This is a paper-based biology class. This was the first year, so everything was a bit chaotic. We never really knew what we should be reading, skimming, or just noting. Class was a frustrating mix between a lecture and a seminar, and 4 professors and 4 TAs in a class with 16 people can be a bit much. All of that said, I'd still recommend this class to students interested in stem cells and the ethics of science and medicine. It's one of the few science classes that is more than academic bulimia. Way less knowing facts and way more emphasis on reading papers and trying to answer more complicated questions about how stem cells work.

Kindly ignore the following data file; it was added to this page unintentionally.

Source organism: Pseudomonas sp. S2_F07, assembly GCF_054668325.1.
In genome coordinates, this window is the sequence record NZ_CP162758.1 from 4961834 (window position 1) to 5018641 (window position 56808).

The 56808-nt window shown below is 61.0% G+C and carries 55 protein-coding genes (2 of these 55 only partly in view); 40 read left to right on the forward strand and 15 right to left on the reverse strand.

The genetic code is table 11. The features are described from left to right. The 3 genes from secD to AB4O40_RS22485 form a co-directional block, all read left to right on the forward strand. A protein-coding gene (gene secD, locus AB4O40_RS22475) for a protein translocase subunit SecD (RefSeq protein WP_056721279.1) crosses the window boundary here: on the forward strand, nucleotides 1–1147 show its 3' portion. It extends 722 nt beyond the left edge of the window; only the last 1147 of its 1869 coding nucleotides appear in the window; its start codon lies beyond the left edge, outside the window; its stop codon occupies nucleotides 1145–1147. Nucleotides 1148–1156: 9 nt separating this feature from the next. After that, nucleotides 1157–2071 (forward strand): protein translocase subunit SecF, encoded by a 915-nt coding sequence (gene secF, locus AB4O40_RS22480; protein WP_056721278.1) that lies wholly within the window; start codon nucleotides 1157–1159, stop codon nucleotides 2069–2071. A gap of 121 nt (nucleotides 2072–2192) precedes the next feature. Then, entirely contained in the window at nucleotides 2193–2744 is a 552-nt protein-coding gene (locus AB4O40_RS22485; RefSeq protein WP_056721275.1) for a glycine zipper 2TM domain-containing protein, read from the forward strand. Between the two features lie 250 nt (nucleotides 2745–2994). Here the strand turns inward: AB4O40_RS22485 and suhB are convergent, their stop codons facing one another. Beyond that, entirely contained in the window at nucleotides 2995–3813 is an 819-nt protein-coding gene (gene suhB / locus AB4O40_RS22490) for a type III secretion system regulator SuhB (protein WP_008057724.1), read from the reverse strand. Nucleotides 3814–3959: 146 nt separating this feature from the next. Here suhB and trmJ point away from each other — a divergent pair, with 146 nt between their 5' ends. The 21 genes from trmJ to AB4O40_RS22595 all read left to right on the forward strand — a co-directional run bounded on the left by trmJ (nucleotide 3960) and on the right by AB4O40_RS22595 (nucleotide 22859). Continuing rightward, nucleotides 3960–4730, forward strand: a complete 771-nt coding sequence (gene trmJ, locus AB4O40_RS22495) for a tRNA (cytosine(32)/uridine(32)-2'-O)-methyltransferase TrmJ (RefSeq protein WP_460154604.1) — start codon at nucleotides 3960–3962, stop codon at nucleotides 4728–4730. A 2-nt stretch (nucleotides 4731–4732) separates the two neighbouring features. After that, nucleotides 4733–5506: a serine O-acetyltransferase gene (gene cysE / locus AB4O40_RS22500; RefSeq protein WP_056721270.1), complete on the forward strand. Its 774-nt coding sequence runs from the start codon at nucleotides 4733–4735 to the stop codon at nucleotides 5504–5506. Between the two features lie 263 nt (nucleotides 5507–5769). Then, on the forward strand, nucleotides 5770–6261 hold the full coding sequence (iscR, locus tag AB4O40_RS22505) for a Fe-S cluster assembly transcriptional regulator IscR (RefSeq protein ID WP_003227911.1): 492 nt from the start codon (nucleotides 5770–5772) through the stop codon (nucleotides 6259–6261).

I'm going to review this prof as not just a teacher but as the coordinator of the biotechnology masters program at Columbia University. SHE IS THE MOST HORRIBLE PROGRAM COORDINATOR IN THE WORLD and THE MOST INEFFICIENT TEACHER. She doesn't tell you the standards of the your thesis until it's almost the end of the second semester. She has no standards for grading and teaching. She grades on her own subjective opinion and scale that she keeps in secret. She spends more time fixing up the biotech website than preparing speakers for the seminar course (this part I'll say im exaggerating since it's difficult to find speakers in general). For the fist five seminars she presented on her own material that had no core topic and sometimes made no connection to biotech. Unless you're in the biotech MA program don't EVER take drugs and disease. It's a freakin waste of your tuition.